Every goal the Philadelphia Flyers scored in Game 6 of their first-round series Friday night went off a member of the Montreal Canadiens and into the net. That’s the kind of series it’s been — with random bounces looming large in the outcome — and the Flyers won 3-2 to eliminate the Canadiens and move on to the second round.
Related: Revisiting the Brayden Schenn Trade
Winning this series was anything but easy. The Canadiens hung around in every game, sometimes thanks to strong goaltending, sometimes thanks to pesky young forwards who kept finding the back of the net. Three of the Flyers’ wins were by one goal and the other was by two. Montreal found a way to compete in tight-checking games with little scoring, and on nights where the goals flowed freely. They outscored Philadelphia 13-11 in the series. Rookie centre Nick Suzuki scored three of them in the final two games.
But it’s the Flyers moving on to the Eastern Conference Semifinals, where they’ll face the seventh-seeded New York Islanders. The Isles surprised many in knocking off the Washington Capitals in five games. That series gets underway Monday night.
Puck Kept Bouncing in Flyers’ Favor
No other sport has the kind of fluky variables you see in hockey, where the puck can carom any number of ways off the ice and the boards. In the Flyers-Canadiens series, quite a number of these bounces played a role in big plays. Coaches like to talk about puck luck, and sometimes they’re full of it, but the puck did some funny things in this series.
Only 28 seconds into Game 6, Ivan Provorov’s point shot went through Shea Weber’s legs, hitting him in the process, and deflected past Carey Price. The goal was initially credited to Travis Konecny in front of the net, but the league determined it never touched his stick. About five minutes later, Kevin Hayes manufactured his own luck, waiting Price out and slipping the puck off his inside pad and in.
Philadelphia’s third goal, credited to Michael Raffl in the second period, appeared to hit some combination of Price and Ben Chiarot in the crease and trickled in. That was only the Flyers’ seventh shot of the game, and they were ultimately outshot 33-17 on the night.
Chiarot was no stranger to having pucks go off him, either. In Game 5, two shots by Jakub Voracek just four minutes apart both deflected off Chiarot and in. In fact, Voracek scored two goals earlier in the series that were redirected off his legs. In Game 3, Montreal pounded about half a dozen shots off the crossbar and posts. In Game 4, the Flyers’ second goal by Philippe Myers skipped off the ice and away from Price.
Team Effort, But Consistency Missing
But it would be wrong to suggest the Flyers didn’t deserve this series victory. Carter Hart earned back-to-back shutouts in Games 3 and 4, with Philly’s young defense corps proving they can get the job done in their own end. They allowed just three goals in their four wins. Two of them came in Game 6 with Matt Niskanen serving a suspension for his cross-check to Brendan Gallagher’s jaw. The Flyers’ blue line also scored two goals in the series.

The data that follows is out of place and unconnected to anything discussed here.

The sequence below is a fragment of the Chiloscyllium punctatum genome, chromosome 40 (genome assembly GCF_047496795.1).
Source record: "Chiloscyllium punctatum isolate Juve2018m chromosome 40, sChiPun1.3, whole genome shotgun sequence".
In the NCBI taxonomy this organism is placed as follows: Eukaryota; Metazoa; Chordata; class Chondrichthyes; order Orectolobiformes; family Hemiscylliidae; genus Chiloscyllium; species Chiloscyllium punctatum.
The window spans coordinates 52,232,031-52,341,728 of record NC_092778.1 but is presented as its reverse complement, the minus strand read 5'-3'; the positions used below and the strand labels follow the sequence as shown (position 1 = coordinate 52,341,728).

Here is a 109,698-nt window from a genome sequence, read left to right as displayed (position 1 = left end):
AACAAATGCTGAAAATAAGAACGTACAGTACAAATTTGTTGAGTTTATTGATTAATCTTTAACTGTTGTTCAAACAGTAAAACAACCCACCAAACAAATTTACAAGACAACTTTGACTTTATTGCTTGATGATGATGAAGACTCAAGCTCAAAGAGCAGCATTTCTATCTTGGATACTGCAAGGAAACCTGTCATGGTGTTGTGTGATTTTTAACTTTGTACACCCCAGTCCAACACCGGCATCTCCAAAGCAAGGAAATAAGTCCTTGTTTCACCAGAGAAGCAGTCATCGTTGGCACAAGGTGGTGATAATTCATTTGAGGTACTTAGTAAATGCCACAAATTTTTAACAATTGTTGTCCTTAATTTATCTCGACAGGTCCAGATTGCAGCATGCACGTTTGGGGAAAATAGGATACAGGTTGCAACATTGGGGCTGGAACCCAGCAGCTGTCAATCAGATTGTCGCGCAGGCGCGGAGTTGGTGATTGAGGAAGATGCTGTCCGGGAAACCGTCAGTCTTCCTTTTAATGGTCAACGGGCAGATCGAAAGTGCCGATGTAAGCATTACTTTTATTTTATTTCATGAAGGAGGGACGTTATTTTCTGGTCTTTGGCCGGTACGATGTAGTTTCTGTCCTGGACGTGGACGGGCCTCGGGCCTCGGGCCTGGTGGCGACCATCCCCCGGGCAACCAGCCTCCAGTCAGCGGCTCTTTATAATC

Philadelphia never scored more than three goals in a game against Montreal, with Price, Shea Weber and company making it difficult to create offense. Of the goals they did score, zero came from Claude Giroux, Sean Couturier or Konecny. Voracek finished the series with four markers, and Raffl and Joel Farabee had two each. That’s more than 70 percent of the Flyers’ goals coming from those three.
The Habs are a plucky bunch, but the Islanders will provide a stiffer test — the Flyers need their top guns to produce. It’s as simple as that. Giroux, Couturier and Konecny were all engaged in the offensive zone — it’s not as though their drought is for lack of effort — but they need to do what they do and score some goals.
That also goes for James van Riemsdyk, who was a healthy scratch for Games 4 and 5 and had zero points in the series. You cannot afford to have a $7 million man so ineffective he’s in the press box. Alain Vigneault certainly has plenty of options up front, and it’s up to him to find a fit for van Riemsdyk in the lineup. But mostly, it’s up to him to perform.
Up and Down Series for Carter Hart
Another area where the Flyers need more consistency is in net. Hart was excellent in the round robin and in Games 1, 3 and 4 against Montreal. But he struggled greatly in the two losses, giving up four goals in Game 2 before getting the hook and four more in Game 5. Vigneault was ready to pull him again in the fifth game after Suzuki appeared to score the Canadiens’ fourth of the night, but the play was ruled offside and Hart was left in. The 22-year-old owned an ugly .862 save percentage in those two games.
Hart seemed to get rattled if he gave up a couple of quick goals, and twice in the series the Canadiens put one past him immediately after a Flyers goal. Hart is usually very poised and composed in the crease, though, and he’ll need to be on top form for Game 1 Monday night. Winning the goaltending battle against Price should boost his confidence.
Vigneault made a number of line changes as the series went on, and it’ll be interesting to see who he rolls out together to start the New York series. The Flyers were winless against the Islanders in the regular season, so they’ll need all hands on deck.
Josh Lewis may have grown up in Canada’s smallest province, but his impeccable writing skills and passion for hockey have turned heads on much bigger stages. He pursued his sports writing dreams in Western Canada, either winning or nominated for a slew of awards while covering junior hockey and many other sports. In roughly a decade in the industry, his work has drawn raves from colleagues, coaches and fans.
Josh is excited to join the THW team, covering the Philadelphia Flyers!